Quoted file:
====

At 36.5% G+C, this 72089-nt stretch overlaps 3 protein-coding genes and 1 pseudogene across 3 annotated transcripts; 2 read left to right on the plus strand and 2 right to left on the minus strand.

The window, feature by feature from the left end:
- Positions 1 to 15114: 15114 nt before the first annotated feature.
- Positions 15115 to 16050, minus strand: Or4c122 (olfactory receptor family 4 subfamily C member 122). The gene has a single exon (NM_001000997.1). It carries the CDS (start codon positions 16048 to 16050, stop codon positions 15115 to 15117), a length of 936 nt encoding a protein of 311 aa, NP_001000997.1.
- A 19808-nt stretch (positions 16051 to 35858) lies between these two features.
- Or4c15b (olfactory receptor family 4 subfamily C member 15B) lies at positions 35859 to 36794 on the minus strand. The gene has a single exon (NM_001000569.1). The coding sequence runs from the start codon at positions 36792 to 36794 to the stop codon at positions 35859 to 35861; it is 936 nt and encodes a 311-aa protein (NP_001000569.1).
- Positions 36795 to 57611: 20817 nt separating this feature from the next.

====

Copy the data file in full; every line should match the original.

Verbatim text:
At 36.5% G+C, this 72089-nt stretch overlaps 3 protein-coding genes and 1 pseudogene across 3 annotated transcripts; 2 read left to right on the plus strand and 2 right to left on the minus strand.

The window, feature by feature from the left end:
- Positions 1 to 15114: 15114 nt before the first annotated feature.
- Positions 15115 to 16050, minus strand: Or4c122 (olfactory receptor family 4 subfamily C member 122). The gene has a single exon (NM_001000997.1). It carries the CDS (start codon positions 16048 to 16050, stop codon positions 15115 to 15117), a length of 936 nt encoding a protein of 311 aa, NP_001000997.1.
- A 19808-nt stretch (positions 16051 to 35858) lies between these two features.
- Or4c15b (olfactory receptor family 4 subfamily C member 15B) lies at positions 35859 to 36794 on the minus strand. The gene has a single exon (NM_001000569.1). The coding sequence runs from the start codon at positions 36792 to 36794 to the stop codon at positions 35859 to 35861; it is 936 nt and encodes a 311-aa protein (NP_001000569.1).
- Positions 36795 to 57611: 20817 nt separating this feature from the next.